The Third Sunday in Lent E. Bevan Stanley
March 7, 2021
1 Corinthians 1:18-25
The message about the cross is foolishness to those who are perishing, but to us who are being saved it is the power of God. In the Name of the one, holy, and undivided Trinity. Amen.
This passage from Paul’s first letter to the Corinthians is a testimony to how counter-cultural Christianity is. Most people think that for a leader of a revolution to be willing to be killed by the government is foolish. It is the epitomy of self-defeat. If you want to change the world, you do not willingly get yourself killed. It is foolishness. Yet Jesus did exactly that, and turned the defeat into victory. The word of the cross is foolishness to those who are perishing, but to us who are being saved it is the power of God. If you want to see the power of God, look at the cross. This is the core paradox of the Christian faith.
Paul goes on to say that the wisdom of the world cannot lead to a knowledge of God. In the wisdom of the world the cross is the clearest and most ultimate defeat. Love can never stand up to ruthless power. But it does. In yielding up everything, even his own life, Jesus defeats all the forces that oppose him, even death. We who have been baptized into the death and resurrection of Jesus see that the cross displays, not defeat, but the power of God.
Let us take a look at the Ten Commandments. At first glance they seem to contain the most conventional wisdom of how people must behave to have a stable society. on’t steal, don’t kill, don’t commit adultery, don’t commit perjury. Without these all we have is chaos. Most of us avoid these crimes. That is fine until we come to the tenth commandment. The others are about action that we should avoid, but the tenth is about our interior thoughts. We should not covet. Basically God is saying, not only don’t do these things, but don’t even think about it.
And the first four commandments are about religious practice. Don’t worship false idols, don’t use the name of God in vain, keep the Sabbath. Except for the first which like the last is also about our interior state. You shall have no other gods before me. You will not place your trust in any other thing to keep you safe, make you whole, or give you joy.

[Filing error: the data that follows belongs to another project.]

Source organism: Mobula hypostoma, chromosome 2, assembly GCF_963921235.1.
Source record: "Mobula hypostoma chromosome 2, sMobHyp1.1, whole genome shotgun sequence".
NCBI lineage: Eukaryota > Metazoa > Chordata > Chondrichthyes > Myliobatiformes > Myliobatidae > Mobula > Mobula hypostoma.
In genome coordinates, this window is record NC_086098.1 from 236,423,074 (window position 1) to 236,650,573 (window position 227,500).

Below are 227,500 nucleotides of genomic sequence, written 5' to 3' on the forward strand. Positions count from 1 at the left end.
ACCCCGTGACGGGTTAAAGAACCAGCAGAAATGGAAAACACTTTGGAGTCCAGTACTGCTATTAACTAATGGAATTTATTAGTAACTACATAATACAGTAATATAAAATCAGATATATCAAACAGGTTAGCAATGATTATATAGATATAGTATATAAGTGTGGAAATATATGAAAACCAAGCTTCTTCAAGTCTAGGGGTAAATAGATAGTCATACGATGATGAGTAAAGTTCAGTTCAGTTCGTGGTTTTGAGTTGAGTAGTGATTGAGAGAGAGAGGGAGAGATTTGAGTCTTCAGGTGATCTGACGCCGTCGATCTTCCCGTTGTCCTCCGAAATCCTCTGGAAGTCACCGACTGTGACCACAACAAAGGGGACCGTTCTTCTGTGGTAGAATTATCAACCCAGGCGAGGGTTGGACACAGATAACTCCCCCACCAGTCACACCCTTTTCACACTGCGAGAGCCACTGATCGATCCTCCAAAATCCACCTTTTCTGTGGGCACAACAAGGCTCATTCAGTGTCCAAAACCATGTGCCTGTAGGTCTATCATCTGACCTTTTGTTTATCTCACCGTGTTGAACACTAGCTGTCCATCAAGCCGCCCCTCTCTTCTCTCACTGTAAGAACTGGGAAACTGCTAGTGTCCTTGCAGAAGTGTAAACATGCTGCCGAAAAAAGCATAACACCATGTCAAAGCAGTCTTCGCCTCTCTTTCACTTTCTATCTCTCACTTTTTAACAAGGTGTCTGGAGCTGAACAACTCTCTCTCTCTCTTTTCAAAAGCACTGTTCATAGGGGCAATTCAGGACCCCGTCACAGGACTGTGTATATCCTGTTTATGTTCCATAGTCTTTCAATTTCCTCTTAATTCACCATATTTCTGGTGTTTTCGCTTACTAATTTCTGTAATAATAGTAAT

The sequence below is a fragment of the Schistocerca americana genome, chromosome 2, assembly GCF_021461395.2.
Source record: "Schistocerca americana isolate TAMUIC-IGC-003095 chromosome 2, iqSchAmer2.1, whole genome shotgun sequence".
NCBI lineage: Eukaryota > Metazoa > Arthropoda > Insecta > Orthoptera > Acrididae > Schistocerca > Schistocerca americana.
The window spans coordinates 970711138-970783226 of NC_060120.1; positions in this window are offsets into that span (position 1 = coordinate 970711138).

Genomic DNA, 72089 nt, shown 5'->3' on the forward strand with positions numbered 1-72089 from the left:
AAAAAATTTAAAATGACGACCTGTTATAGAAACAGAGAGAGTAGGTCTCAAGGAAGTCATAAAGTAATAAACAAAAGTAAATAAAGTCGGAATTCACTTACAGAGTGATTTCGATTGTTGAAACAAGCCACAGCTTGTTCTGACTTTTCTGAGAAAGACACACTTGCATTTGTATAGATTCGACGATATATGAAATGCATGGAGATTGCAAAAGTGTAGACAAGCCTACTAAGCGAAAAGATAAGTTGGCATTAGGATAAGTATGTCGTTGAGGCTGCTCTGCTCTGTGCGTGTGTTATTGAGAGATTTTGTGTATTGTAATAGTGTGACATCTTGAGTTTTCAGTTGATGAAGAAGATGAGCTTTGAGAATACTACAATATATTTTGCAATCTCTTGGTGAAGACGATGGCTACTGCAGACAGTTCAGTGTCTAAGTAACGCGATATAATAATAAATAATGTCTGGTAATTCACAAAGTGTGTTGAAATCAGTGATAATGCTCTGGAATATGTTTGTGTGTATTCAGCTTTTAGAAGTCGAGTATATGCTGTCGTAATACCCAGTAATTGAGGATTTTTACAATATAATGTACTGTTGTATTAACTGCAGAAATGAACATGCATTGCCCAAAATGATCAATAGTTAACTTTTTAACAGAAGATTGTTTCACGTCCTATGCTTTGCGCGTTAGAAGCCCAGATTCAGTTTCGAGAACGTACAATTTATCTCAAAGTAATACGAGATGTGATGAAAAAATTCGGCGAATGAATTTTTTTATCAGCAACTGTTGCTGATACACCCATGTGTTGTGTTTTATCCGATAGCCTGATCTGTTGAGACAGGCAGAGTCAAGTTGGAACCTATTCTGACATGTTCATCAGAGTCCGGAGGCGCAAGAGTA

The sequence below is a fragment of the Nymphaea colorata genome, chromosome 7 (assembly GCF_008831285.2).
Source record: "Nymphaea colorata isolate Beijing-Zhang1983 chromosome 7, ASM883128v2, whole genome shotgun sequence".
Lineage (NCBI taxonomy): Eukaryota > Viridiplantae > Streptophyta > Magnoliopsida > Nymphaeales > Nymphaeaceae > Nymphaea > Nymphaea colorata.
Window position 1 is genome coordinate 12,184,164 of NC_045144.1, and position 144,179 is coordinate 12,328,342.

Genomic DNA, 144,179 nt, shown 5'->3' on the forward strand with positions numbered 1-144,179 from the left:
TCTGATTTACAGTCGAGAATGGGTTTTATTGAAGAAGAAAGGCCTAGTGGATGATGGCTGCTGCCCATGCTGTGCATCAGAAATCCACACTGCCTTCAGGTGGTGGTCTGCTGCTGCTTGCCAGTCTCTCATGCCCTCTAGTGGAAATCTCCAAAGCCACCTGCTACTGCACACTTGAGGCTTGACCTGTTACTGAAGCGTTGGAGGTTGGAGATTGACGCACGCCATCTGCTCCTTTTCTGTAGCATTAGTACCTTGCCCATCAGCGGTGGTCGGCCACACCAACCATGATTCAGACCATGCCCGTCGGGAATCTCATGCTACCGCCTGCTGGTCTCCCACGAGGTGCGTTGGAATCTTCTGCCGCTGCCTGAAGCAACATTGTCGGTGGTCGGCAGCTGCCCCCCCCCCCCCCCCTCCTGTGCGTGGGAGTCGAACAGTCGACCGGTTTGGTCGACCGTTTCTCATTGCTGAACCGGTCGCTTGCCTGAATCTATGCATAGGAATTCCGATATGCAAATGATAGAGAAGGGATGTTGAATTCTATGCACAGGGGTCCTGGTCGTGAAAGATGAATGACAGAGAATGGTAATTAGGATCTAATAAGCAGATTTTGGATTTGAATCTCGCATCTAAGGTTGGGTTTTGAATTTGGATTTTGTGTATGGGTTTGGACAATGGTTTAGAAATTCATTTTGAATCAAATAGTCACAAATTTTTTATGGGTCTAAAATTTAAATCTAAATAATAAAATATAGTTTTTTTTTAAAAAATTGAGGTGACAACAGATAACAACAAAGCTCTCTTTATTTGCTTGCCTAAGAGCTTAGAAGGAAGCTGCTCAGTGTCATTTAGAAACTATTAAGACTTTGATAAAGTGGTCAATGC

The first and the last commandments are the hardest to keep, and they bracket all the rest. I want stuff I don’t have, and I want to find my security in something tangible. And our society and economics are built on the violation of these two commandments. Out consumer economy depends on marketers making us want things we do not have and don’t really need. And Wall Street and our banks and insurance companies keep telling us that the world is a risky place and we cannot depend on anything but money to keep us secure.
This time of Lent is given to us to consider whether this is true. Do we buy the idea that the only security comes form money. Do we buy the idea that God will always give us what we need when we need it? Do we really believe that Love is the greatest power in the universe?
One of the hardest things about true faith is that it is not a transaction. We tend to fall into the idea that if I give my allegiance to God, then God owes me salvation. If I obey the commandments, and am nice to people then my life should go well. Moreover, this deal can be made incrementally. If I only need a little security, I only have to be a little good. In John’s account of Jesus overturning the tables of the money-changers in the Temple, Jesus says, “Stop making my Father’s house a market place.” The Temple is not a place for making deals; it is a place for worship. It is a place for giving up every thing to God. It is where the poor widow gives her last two pennies in total dependence on God. We give up our whole living, we give up our whole life. We abandon ourselves to God. This is foolishness in the eyes of the word. We know that it is how join in the power of God’s love. How do we know this? Because of the sign. When the temple of Jesus’ body was destroyed, it was rebuilt in three day. We know the power of God in that even death cannot defeat it. We gain everything by giving everything away.
I believe this is true, but I do not yet have the courage actually to live it. Yet Lent is a time to at least consider the truth of the wisdom of the Cross. And I can take small steps in the direction of complete abandonment to God. I can spend more time reading the Bible. I can spend more time in prayer. I can be more generous in my giving. I can choose to spend my time more for others than for myself. I can practice self-examination to identify when I am coveting and when I am trusting things more than God.
As we do these things, as we take on some of the traditional practices of Lent, it is important not to fall back into a transactional relationship with God. We should not make the Temple a market place. In the end the only thing that matters is that we accept the unbelievable grace of God’s love for us. Nothing we can do will make God love us more or less than God loves us right now. That will never change. What can change is how much we accept that love and trust that love. For if we truly were to trust God’s love, there would be nothing that could ever frighten or defeat us.
God’s foolishness is wiser than human wisdom, and God’s weakness is stronger than human strength.